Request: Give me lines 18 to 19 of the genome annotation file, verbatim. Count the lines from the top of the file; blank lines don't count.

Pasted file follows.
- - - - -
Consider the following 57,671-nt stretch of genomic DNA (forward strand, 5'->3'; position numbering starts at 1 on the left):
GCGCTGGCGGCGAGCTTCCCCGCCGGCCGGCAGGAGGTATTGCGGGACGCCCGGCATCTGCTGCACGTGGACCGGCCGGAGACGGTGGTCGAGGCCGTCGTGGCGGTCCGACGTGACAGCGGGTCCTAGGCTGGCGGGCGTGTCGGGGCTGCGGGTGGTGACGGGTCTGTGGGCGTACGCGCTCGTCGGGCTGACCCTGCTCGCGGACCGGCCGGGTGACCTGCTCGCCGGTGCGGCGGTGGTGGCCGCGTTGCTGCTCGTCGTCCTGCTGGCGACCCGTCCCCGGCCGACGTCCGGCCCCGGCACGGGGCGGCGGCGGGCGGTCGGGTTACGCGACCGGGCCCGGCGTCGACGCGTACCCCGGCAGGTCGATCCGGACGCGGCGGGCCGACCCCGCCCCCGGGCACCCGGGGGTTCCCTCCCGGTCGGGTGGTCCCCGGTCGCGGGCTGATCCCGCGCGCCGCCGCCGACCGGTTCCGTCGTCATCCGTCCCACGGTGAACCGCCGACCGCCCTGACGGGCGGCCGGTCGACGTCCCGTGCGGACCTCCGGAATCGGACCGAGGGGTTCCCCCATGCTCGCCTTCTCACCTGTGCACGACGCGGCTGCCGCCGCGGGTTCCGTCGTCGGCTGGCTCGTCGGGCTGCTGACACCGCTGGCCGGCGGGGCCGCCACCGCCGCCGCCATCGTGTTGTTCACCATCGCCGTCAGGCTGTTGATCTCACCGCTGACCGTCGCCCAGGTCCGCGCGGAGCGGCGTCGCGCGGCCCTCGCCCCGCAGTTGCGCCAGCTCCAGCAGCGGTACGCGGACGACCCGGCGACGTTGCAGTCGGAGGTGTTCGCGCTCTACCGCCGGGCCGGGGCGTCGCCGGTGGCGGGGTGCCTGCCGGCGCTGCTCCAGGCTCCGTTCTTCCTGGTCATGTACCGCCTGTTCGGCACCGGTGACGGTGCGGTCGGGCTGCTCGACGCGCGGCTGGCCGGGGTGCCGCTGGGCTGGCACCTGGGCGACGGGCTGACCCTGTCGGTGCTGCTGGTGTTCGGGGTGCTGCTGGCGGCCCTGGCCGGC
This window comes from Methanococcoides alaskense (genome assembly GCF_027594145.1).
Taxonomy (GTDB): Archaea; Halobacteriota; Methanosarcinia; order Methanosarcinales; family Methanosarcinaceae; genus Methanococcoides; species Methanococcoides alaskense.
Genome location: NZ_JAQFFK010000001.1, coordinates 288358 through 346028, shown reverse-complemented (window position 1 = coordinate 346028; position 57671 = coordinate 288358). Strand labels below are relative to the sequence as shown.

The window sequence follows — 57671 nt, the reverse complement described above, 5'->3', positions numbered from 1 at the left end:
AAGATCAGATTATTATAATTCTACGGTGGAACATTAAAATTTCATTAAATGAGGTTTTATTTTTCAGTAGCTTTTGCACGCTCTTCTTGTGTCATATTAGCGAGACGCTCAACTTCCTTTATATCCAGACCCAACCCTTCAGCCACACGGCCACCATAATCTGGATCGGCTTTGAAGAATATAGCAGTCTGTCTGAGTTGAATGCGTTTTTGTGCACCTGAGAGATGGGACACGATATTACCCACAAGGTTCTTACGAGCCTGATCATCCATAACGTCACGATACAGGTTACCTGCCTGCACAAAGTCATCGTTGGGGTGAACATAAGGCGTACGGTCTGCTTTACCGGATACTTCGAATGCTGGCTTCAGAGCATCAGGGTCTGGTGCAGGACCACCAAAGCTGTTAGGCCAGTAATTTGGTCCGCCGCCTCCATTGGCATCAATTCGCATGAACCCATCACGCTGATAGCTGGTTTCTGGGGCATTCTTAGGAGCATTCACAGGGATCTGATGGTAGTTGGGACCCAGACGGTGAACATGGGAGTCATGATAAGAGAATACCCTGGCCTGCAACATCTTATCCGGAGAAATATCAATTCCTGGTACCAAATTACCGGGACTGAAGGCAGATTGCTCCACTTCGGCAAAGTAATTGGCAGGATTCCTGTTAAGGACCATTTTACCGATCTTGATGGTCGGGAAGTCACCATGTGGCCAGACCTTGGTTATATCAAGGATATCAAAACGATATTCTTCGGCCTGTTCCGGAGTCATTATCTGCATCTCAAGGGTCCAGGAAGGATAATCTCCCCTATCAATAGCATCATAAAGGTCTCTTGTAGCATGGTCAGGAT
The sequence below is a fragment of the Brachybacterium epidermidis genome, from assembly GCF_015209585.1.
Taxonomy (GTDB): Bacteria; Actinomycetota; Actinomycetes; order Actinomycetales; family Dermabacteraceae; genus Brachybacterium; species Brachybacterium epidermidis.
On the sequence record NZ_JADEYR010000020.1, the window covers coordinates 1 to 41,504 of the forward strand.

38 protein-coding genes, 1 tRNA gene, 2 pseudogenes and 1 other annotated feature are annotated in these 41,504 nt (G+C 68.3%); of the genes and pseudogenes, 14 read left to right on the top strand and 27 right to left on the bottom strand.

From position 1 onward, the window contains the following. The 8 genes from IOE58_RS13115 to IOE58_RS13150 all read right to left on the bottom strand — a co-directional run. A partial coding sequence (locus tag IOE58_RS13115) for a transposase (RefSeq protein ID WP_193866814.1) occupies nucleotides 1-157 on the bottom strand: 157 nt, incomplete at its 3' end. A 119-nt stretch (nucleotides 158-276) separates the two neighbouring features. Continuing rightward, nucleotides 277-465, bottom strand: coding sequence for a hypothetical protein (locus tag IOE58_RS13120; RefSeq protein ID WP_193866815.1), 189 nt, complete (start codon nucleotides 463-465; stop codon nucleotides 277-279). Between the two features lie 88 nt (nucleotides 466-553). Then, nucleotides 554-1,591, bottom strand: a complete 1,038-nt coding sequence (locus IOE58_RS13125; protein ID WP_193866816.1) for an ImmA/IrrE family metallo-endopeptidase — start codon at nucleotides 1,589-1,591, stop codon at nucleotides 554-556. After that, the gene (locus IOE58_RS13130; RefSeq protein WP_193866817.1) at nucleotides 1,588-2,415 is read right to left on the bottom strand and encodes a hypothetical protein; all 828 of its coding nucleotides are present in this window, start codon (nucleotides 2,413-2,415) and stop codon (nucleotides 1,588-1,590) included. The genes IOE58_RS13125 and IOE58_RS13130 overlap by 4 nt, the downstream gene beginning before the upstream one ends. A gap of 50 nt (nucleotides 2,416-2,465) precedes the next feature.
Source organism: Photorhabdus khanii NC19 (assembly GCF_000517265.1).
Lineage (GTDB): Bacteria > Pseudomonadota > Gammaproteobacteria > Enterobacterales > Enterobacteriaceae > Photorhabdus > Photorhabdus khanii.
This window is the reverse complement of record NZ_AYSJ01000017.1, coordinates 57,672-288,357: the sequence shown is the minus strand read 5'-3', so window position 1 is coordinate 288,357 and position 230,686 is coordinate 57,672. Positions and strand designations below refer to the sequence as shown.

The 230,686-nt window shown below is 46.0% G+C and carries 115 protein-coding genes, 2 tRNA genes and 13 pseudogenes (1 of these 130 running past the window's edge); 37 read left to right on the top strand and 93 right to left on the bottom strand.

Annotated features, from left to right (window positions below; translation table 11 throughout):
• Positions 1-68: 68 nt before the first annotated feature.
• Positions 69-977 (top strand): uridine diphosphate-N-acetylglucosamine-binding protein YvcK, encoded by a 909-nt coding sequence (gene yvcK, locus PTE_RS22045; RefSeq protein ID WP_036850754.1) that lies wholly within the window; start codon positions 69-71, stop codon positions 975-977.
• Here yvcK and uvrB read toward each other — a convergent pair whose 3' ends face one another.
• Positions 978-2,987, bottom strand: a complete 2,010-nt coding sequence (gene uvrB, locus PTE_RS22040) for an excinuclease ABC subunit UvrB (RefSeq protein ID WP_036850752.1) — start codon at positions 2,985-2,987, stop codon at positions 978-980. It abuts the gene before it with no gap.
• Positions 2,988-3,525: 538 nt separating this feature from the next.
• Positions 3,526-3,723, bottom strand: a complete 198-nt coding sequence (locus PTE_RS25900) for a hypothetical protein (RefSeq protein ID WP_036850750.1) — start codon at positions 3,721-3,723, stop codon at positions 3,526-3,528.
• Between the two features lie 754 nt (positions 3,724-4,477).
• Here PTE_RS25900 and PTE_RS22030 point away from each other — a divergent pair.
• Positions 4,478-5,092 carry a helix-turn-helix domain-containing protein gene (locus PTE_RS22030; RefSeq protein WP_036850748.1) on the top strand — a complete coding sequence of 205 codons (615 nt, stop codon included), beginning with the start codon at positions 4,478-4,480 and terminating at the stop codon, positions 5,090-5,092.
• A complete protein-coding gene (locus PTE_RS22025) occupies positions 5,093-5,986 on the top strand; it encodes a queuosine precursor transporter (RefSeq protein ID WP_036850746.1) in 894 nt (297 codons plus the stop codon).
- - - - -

• Positions 1-68: 68 nt before the first annotated feature.
• Positions 69-977 (top strand): uridine diphosphate-N-acetylglucosamine-binding protein YvcK, encoded by a 909-nt coding sequence (gene yvcK, locus PTE_RS22045; RefSeq protein ID WP_036850754.1) that lies wholly within the window; start codon positions 69-71, stop codon positions 975-977.